Forbes: America's Hidden Travel Gems

May 29, 2009

To generate a collection of such unique sights and experiences across America, we polled a panel of five travel professionals: Patricia Schultz, author of 1,000 Places to See Before You Die; Kellie Pelletier, vice president of communications for; Michelle Finkelstein, vice president of sales for the New York-based travel agency Our Personal Guest; Peter Nicas, chief executive of, and Cindy Sheaffer, editorial director of We collected all their nominations and included those that appeared consistently on the experts' lists. 

Finkelstein suggests shucking shellfish at the Tomales Bay Oyster Co. near Point Reyes, Calif. The state's oldest continuously run shellfish farm is "nothing fancy, but it's incredibly charming,"  says Finkelstein.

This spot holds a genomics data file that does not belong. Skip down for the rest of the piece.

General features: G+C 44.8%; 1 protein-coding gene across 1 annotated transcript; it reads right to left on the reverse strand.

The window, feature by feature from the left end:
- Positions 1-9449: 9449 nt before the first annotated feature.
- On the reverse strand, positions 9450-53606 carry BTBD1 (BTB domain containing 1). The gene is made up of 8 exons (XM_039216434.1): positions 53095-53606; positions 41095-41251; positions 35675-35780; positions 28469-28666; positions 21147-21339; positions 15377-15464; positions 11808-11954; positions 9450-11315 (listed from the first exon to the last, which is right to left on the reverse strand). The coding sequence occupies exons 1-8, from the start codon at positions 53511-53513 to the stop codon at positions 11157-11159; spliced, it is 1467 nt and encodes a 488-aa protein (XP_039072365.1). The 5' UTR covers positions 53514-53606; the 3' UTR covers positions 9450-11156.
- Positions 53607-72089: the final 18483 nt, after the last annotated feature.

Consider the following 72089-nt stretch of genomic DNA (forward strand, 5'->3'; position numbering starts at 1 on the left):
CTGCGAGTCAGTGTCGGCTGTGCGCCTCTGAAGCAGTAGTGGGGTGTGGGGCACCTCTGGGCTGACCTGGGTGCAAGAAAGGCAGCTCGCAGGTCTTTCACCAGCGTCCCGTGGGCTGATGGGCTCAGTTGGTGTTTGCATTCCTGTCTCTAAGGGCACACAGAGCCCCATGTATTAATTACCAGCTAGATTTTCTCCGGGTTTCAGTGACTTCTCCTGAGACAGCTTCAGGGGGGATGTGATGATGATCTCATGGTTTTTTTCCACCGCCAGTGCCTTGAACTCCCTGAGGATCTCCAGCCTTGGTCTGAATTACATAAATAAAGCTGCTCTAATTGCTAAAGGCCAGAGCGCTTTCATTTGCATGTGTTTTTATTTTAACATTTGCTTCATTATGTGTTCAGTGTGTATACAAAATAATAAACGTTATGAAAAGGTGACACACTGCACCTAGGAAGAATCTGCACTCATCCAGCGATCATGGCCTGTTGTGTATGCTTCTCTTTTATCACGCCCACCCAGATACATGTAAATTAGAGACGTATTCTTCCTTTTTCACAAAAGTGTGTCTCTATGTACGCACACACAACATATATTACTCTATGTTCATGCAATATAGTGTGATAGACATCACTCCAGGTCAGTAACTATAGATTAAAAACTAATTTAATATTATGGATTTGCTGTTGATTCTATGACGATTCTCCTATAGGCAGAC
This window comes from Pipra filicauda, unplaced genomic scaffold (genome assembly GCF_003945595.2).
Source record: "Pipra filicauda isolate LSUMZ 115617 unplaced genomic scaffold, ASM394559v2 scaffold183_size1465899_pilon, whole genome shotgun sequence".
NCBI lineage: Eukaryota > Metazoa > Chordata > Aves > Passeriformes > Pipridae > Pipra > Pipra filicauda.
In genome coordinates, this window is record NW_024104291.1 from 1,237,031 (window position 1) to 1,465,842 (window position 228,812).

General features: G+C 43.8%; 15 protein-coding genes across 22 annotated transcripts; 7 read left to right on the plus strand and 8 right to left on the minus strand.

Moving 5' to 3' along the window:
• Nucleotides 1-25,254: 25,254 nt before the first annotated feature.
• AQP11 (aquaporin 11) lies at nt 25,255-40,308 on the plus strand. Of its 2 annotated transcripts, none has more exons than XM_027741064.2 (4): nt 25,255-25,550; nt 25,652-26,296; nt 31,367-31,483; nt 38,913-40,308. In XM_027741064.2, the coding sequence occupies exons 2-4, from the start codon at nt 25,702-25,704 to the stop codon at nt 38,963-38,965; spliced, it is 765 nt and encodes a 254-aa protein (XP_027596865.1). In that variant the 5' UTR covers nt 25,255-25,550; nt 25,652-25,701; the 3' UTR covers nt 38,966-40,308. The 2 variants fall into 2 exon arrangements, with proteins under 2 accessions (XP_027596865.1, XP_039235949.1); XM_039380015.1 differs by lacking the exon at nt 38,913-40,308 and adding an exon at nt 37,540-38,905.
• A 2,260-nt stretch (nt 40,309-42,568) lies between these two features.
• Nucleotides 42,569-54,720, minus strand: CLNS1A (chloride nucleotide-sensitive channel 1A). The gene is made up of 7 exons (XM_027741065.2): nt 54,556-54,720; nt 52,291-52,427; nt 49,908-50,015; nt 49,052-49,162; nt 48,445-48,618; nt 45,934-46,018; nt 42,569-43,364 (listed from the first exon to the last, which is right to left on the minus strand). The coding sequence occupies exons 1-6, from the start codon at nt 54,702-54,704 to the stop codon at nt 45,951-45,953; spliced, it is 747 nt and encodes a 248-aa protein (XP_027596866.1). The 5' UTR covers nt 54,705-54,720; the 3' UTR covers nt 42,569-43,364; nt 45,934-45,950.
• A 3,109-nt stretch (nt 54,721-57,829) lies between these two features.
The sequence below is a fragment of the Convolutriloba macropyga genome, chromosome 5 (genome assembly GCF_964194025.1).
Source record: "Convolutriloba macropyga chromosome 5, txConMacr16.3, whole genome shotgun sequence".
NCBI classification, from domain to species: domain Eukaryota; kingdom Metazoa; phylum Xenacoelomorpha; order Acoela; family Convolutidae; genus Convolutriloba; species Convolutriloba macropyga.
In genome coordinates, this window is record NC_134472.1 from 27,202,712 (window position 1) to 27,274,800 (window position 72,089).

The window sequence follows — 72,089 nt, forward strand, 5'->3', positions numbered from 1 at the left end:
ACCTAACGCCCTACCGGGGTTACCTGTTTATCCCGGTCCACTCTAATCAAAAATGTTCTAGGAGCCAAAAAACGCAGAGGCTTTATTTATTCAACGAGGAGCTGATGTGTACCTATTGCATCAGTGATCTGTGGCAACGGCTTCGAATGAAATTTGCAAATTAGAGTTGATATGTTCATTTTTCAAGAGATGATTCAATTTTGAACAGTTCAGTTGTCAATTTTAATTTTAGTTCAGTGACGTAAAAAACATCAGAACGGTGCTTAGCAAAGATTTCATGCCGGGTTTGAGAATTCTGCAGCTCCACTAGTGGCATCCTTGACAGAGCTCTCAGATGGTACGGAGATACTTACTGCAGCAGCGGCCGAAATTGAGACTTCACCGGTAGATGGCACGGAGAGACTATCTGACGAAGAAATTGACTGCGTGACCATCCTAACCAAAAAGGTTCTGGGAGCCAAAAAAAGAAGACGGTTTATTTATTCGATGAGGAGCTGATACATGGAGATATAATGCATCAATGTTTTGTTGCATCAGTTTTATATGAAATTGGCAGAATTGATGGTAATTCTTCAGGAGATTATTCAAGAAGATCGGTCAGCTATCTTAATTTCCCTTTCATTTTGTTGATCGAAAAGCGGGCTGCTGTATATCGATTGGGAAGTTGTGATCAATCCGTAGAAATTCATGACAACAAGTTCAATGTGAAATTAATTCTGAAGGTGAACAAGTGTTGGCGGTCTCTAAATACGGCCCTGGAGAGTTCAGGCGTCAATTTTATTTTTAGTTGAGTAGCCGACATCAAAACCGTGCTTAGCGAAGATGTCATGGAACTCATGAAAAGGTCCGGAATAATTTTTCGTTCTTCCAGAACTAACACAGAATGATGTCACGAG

See link for full article: 

An hour-and-a-half drive from San Francisco, Point Reyes National Seashore is one of California's most picturesque locales. Michelle Finkelstein of the travel agency Our Personal Guest recommends shucking oysters at Tomales Bay Oyster Co., a shellfish farm that's open to the public. "[It's] nothing fancy, but it's incredibly charming," she says. 

See link for full article: 

Scenic Litchfield isn't much of a secret to New Englanders, but for the rest of the country, its treasures are hidden. "[It makes for] a nice East Coast summer weekend getaway for hiking, biking, horseback riding," says Michelle Finkelstein of travel agency Our Personal Guest. She recommends Winvian, an estate in Litchfield that boasts 18 different themed "cottages" in various fanciful styles ranging from medieval cabin to grown-up tree house. Revolutionary War buffs can also check out Ethan Allen's birthplace. 

See link for full article:

© 2010 Azurine, LLC. All Rights Reserved. Selected photographs by Michelle Murré and Christopher Michel.